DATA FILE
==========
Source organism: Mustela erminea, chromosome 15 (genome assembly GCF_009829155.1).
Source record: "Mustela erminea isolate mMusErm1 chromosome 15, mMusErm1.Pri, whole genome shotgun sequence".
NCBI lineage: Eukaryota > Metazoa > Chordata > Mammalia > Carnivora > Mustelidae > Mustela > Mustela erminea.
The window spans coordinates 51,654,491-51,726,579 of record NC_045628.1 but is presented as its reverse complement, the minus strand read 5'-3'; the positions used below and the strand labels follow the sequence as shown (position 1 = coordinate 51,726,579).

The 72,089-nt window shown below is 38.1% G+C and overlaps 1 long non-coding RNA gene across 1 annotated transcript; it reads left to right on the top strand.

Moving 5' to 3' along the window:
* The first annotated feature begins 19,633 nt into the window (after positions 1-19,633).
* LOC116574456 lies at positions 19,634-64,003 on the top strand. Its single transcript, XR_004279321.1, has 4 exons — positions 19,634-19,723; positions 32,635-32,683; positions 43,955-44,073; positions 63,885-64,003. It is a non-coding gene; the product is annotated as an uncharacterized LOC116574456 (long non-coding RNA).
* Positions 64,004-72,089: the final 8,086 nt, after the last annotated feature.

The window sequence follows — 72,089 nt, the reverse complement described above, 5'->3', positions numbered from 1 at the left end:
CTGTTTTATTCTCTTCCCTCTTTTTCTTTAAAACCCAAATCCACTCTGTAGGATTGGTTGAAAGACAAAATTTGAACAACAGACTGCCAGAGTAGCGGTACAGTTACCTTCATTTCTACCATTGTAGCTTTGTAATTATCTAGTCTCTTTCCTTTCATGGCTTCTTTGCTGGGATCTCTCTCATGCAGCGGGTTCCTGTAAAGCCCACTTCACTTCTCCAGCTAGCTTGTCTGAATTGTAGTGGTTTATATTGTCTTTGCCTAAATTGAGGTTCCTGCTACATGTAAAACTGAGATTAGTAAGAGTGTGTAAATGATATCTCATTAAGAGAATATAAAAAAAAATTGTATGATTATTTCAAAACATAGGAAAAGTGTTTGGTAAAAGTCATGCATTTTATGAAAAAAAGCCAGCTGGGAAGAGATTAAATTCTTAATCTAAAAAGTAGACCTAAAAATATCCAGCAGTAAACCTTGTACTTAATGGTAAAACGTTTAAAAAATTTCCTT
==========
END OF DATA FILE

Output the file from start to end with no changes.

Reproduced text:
Source organism: Mustela erminea, chromosome 15 (genome assembly GCF_009829155.1).
Source record: "Mustela erminea isolate mMusErm1 chromosome 15, mMusErm1.Pri, whole genome shotgun sequence".
NCBI lineage: Eukaryota > Metazoa > Chordata > Mammalia > Carnivora > Mustelidae > Mustela > Mustela erminea.
The window spans coordinates 51,654,491-51,726,579 of record NC_045628.1 but is presented as its reverse complement, the minus strand read 5'-3'; the positions used below and the strand labels follow the sequence as shown (position 1 = coordinate 51,726,579).

The 72,089-nt window shown below is 38.1% G+C and overlaps 1 long non-coding RNA gene across 1 annotated transcript; it reads left to right on the top strand.

Moving 5' to 3' along the window:
* The first annotated feature begins 19,633 nt into the window (after positions 1-19,633).
* LOC116574456 lies at positions 19,634-64,003 on the top strand. Its single transcript, XR_004279321.1, has 4 exons — positions 19,634-19,723; positions 32,635-32,683; positions 43,955-44,073; positions 63,885-64,003. It is a non-coding gene; the product is annotated as an uncharacterized LOC116574456 (long non-coding RNA).
* Positions 64,004-72,089: the final 8,086 nt, after the last annotated feature.

The window sequence follows — 72,089 nt, the reverse complement described above, 5'->3', positions numbered from 1 at the left end:
CTGTTTTATTCTCTTCCCTCTTTTTCTTTAAAACCCAAATCCACTCTGTAGGATTGGTTGAAAGACAAAATTTGAACAACAGACTGCCAGAGTAGCGGTACAGTTACCTTCATTTCTACCATTGTAGCTTTGTAATTATCTAGTCTCTTTCCTTTCATGGCTTCTTTGCTGGGATCTCTCTCATGCAGCGGGTTCCTGTAAAGCCCACTTCACTTCTCCAGCTAGCTTGTCTGAATTGTAGTGGTTTATATTGTCTTTGCCTAAATTGAGGTTCCTGCTACATGTAAAACTGAGATTAGTAAGAGTGTGTAAATGATATCTCATTAAGAGAATATAAAAAAAAATTGTATGATTATTTCAAAACATAGGAAAAGTGTTTGGTAAAAGTCATGCATTTTATGAAAAAAAGCCAGCTGGGAAGAGATTAAATTCTTAATCTAAAAAGTAGACCTAAAAATATCCAGCAGTAAACCTTGTACTTAATGGTAAAACGTTTAAAAAATTTCCTT